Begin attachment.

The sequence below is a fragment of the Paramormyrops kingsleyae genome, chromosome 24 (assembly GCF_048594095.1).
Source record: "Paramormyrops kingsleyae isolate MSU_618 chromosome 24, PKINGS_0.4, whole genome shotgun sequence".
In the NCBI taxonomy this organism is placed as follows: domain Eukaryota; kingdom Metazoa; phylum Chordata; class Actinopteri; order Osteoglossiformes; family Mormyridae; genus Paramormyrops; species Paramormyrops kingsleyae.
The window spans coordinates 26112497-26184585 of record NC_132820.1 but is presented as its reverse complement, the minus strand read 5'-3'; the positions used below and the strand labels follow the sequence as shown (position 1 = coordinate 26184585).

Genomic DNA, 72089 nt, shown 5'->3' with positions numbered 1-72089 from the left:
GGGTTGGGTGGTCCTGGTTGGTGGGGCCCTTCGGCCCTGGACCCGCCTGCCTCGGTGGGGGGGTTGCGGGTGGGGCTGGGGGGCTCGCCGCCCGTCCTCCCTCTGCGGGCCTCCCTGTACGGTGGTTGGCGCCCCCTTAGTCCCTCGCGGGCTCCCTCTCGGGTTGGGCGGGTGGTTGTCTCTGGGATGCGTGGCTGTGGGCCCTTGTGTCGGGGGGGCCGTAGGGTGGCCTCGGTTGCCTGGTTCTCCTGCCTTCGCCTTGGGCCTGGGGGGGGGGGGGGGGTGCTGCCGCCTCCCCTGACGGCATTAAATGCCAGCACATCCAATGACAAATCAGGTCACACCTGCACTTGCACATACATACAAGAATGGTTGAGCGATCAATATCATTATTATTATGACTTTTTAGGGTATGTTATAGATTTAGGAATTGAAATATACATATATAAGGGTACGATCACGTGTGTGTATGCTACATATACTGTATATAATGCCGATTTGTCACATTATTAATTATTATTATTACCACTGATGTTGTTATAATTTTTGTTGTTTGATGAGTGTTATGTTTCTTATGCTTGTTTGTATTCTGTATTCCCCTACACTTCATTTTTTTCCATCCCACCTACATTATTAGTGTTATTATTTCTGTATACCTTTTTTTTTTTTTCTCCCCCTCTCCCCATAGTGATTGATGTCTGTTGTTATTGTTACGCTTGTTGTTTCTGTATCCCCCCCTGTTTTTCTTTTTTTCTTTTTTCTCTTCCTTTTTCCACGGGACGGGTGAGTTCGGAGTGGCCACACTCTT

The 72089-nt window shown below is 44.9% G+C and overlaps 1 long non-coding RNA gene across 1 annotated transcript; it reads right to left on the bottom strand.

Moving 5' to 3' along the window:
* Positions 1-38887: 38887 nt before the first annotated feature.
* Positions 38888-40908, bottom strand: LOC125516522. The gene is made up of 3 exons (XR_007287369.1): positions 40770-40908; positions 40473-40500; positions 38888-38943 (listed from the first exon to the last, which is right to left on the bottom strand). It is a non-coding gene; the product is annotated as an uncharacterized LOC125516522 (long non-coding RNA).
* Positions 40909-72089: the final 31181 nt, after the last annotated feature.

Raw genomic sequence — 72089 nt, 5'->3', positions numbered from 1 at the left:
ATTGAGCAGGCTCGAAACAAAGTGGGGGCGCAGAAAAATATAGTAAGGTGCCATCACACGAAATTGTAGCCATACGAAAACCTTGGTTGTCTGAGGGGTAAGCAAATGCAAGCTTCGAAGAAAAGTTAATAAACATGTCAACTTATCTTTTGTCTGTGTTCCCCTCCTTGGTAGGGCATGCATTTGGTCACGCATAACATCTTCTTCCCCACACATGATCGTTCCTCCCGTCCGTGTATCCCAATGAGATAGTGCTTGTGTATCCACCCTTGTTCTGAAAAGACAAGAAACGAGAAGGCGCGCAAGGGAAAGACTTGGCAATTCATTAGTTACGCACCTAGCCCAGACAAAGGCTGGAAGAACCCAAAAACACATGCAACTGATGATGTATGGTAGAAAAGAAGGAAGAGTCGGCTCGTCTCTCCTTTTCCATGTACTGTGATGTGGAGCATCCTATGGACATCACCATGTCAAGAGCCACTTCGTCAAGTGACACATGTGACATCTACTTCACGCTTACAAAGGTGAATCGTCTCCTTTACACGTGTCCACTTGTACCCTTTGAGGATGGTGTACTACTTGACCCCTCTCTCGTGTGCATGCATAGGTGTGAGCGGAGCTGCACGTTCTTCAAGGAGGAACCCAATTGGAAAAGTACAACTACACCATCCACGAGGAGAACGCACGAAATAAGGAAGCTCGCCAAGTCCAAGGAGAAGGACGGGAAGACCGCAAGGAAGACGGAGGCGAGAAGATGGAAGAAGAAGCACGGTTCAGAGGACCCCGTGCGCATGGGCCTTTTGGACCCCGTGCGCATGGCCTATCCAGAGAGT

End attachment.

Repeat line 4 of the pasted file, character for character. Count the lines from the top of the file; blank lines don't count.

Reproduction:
The window spans coordinates 26112497-26184585 of record NC_132820.1 but is presented as its reverse complement, the minus strand read 5'-3'; the positions used below and the strand labels follow the sequence as shown (position 1 = coordinate 26184585).